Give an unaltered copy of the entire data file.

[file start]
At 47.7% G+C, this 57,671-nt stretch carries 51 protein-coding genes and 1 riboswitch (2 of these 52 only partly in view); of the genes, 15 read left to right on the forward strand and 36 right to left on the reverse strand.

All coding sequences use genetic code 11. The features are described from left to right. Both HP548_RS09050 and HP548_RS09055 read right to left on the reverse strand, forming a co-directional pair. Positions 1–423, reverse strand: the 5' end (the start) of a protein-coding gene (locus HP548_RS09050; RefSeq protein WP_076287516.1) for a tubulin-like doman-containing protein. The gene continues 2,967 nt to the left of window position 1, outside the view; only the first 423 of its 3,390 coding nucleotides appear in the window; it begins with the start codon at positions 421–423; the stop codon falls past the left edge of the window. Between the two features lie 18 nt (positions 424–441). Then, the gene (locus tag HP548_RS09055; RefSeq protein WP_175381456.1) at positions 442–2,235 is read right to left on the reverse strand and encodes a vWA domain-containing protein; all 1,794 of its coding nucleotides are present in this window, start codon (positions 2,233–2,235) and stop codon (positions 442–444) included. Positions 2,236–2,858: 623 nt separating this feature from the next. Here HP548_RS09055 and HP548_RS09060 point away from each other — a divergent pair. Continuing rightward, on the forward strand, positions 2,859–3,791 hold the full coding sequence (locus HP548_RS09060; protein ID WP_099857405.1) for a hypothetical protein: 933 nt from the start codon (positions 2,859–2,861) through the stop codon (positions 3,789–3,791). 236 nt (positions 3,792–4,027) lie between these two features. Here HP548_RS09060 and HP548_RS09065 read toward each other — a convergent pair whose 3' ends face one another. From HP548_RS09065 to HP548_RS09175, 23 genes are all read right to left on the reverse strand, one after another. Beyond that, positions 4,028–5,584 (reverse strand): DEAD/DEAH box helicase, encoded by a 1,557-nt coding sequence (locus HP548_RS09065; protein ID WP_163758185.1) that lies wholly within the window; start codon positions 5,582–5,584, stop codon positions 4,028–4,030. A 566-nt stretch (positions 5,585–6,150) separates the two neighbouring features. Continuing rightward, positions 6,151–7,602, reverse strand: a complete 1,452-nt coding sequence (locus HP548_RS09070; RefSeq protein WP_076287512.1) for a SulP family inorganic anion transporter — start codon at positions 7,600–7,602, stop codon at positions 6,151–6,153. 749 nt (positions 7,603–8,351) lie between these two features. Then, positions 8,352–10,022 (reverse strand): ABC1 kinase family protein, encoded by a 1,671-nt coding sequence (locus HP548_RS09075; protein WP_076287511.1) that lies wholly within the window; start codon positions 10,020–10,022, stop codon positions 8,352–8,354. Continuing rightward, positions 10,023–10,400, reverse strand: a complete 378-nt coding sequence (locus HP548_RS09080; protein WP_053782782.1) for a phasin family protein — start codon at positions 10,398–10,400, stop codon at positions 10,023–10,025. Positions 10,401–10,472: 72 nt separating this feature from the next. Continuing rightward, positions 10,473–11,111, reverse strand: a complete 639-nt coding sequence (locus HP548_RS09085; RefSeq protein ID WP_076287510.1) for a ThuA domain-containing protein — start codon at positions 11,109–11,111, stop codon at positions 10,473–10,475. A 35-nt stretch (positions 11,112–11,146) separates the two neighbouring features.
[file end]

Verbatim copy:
At 47.7% G+C, this 57,671-nt stretch carries 51 protein-coding genes and 1 riboswitch (2 of these 52 only partly in view); of the genes, 15 read left to right on the forward strand and 36 right to left on the reverse strand.

All coding sequences use genetic code 11. The features are described from left to right. Both HP548_RS09050 and HP548_RS09055 read right to left on the reverse strand, forming a co-directional pair. Positions 1–423, reverse strand: the 5' end (the start) of a protein-coding gene (locus HP548_RS09050; RefSeq protein WP_076287516.1) for a tubulin-like doman-containing protein. The gene continues 2,967 nt to the left of window position 1, outside the view; only the first 423 of its 3,390 coding nucleotides appear in the window; it begins with the start codon at positions 421–423; the stop codon falls past the left edge of the window. Between the two features lie 18 nt (positions 424–441). Then, the gene (locus tag HP548_RS09055; RefSeq protein WP_175381456.1) at positions 442–2,235 is read right to left on the reverse strand and encodes a vWA domain-containing protein; all 1,794 of its coding nucleotides are present in this window, start codon (positions 2,233–2,235) and stop codon (positions 442–444) included. Positions 2,236–2,858: 623 nt separating this feature from the next. Here HP548_RS09055 and HP548_RS09060 point away from each other — a divergent pair. Continuing rightward, on the forward strand, positions 2,859–3,791 hold the full coding sequence (locus HP548_RS09060; protein ID WP_099857405.1) for a hypothetical protein: 933 nt from the start codon (positions 2,859–2,861) through the stop codon (positions 3,789–3,791). 236 nt (positions 3,792–4,027) lie between these two features. Here HP548_RS09060 and HP548_RS09065 read toward each other — a convergent pair whose 3' ends face one another. From HP548_RS09065 to HP548_RS09175, 23 genes are all read right to left on the reverse strand, one after another. Beyond that, positions 4,028–5,584 (reverse strand): DEAD/DEAH box helicase, encoded by a 1,557-nt coding sequence (locus HP548_RS09065; protein ID WP_163758185.1) that lies wholly within the window; start codon positions 5,582–5,584, stop codon positions 4,028–4,030. A 566-nt stretch (positions 5,585–6,150) separates the two neighbouring features. Continuing rightward, positions 6,151–7,602, reverse strand: a complete 1,452-nt coding sequence (locus HP548_RS09070; RefSeq protein WP_076287512.1) for a SulP family inorganic anion transporter — start codon at positions 7,600–7,602, stop codon at positions 6,151–6,153. 749 nt (positions 7,603–8,351) lie between these two features. Then, positions 8,352–10,022 (reverse strand): ABC1 kinase family protein, encoded by a 1,671-nt coding sequence (locus HP548_RS09075; protein WP_076287511.1) that lies wholly within the window; start codon positions 10,020–10,022, stop codon positions 8,352–8,354. Continuing rightward, positions 10,023–10,400, reverse strand: a complete 378-nt coding sequence (locus HP548_RS09080; protein WP_053782782.1) for a phasin family protein — start codon at positions 10,398–10,400, stop codon at positions 10,023–10,025. Positions 10,401–10,472: 72 nt separating this feature from the next. Continuing rightward, positions 10,473–11,111, reverse strand: a complete 639-nt coding sequence (locus HP548_RS09085; RefSeq protein ID WP_076287510.1) for a ThuA domain-containing protein — start codon at positions 11,109–11,111, stop codon at positions 10,473–10,475. A 35-nt stretch (positions 11,112–11,146) separates the two neighbouring features.